This week the last of the big banks—Citigroup and Wells Fargo—announced they're repaying their TARP funds, ending a major chapter in the Great Bailout Era. (It's not the end of the Era entirely, as many banks still benefit from the Federal Reserve's guarantees and other means of support.) As the banks exit TARP, they proudly shed the bailout's stigma—namely, needing the federal government as a crutch—and are free from the scrutiny of compensation and governance that came with federal assistance. But from a financial-reform standpoint, the bailout represented a huge, once-in-a-lifetime opportunity for the Obama administration: They had leverage, huge amounts of it, Long-Term Capital Management-sized leverage over Wall Street and its "fat cats." Obama, Geithner, Summers, and their allies in Congress (i.e., Rep. Barney Frank (D-MA)) had a window in which they could enact rigorous, meaningful, lasting reforms in the way our financial markets and institutions do business.
Now's as good a time as ever to ask: How'd they do?
Chief among their accomplishments is the sweeping legislation recently passed in the House, the Wall Street Reform and Consumer Protection Act of 2009. It calls for a new Consumer Financial Protection Agency, regulation of derivatives, a plan for dissolving too-big-to-fail banks, higher capital requirements, tighter oversight of credit rating agencies, and more shareholder influence over executive pay. The legislation, which the Senate likely won't take up until early 2010, is arguably the most influential set of financial reforms since the regulatory frenzy following the Great Depression.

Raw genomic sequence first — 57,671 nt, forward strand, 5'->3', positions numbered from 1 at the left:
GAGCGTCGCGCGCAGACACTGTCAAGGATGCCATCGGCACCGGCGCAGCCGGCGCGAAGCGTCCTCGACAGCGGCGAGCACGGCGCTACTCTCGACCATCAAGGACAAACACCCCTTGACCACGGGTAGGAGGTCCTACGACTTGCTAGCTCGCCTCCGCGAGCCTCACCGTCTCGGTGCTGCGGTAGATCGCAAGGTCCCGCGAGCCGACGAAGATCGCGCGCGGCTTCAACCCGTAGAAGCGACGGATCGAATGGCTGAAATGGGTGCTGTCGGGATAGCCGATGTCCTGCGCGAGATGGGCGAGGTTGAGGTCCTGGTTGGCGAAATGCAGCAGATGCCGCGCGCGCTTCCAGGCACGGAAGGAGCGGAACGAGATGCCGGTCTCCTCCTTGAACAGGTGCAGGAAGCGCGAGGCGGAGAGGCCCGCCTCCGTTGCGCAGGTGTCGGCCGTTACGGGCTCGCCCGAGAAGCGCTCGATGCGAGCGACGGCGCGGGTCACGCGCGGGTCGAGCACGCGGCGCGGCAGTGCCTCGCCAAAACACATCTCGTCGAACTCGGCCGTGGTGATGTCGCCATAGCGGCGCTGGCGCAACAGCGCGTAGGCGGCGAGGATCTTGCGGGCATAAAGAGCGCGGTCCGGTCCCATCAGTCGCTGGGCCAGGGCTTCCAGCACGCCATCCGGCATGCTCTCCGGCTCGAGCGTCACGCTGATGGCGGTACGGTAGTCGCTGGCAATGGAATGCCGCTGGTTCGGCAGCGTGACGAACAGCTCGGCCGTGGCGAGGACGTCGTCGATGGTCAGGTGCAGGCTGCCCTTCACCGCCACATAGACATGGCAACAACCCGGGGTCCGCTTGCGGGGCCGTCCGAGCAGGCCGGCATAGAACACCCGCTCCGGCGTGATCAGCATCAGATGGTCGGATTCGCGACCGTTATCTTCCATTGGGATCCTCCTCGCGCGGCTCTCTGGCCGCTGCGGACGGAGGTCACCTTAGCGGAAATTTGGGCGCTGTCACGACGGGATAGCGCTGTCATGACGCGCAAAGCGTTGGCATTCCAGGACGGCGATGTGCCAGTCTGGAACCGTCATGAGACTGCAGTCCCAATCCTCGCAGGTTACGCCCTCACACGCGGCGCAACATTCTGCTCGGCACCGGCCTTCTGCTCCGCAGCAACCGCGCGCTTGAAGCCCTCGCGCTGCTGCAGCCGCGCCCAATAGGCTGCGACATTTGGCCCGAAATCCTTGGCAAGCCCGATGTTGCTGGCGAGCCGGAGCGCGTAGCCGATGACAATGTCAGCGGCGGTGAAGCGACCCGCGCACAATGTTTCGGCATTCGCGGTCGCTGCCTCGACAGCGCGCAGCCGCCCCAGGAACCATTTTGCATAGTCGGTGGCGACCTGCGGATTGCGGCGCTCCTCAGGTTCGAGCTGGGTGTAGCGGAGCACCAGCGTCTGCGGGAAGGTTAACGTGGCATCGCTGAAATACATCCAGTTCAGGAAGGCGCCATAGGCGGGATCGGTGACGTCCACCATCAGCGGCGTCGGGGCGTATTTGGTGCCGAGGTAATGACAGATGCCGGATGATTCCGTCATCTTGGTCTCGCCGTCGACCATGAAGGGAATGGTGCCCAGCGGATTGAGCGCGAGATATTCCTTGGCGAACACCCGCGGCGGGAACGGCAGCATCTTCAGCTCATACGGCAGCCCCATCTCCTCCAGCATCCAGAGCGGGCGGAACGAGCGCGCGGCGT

Not that there aren't holes in the legislation. Critics say loopholes have gutted the derivatives legislation, and that the big three credit rating agencies—Moody's, Standard & Poor's, and Fitch—got off with a slap on the wrist. And the best chance for immediate recovery in the housing industry—letting judges in bankrputcy court modify mortgages, a.k.a. "cramdown"—didn't even make it into the bill at all, thanks to Big Finance's lobbying efforts. In other words, the Wall Street Reform Act is very far from perfect, but it's a first step in the right direction.
These reforms aside, though, has anything really changed on the Street? Will Wall Street actually discourage exorbitant compensation packages that reward egregious levels of risk-taking and beget Lehman-like meltdowns? The answer, I believe, is a resounding "no." Some banks are once again reaping the benefits of their overleveraged ways. Back are the lucrative compensation packages allegedly needed to lure the Street's best and brightest. Back is the pre-meltdown mindset, clearly illustrated by three major bank heads who couldn't bother to make it Washington, DC ("inclement weather"?!) to meet the President of the United States about increasing small business lending.
Obama's Wall Street window is now closed, his leverage all but dissipated. Some, like Matt Taibbi, believe that Obama never intended to change much in the first place. The Wall Street Reform Act is certainly cause for celebration, but you can't help but think Obama could've accomplished so much more.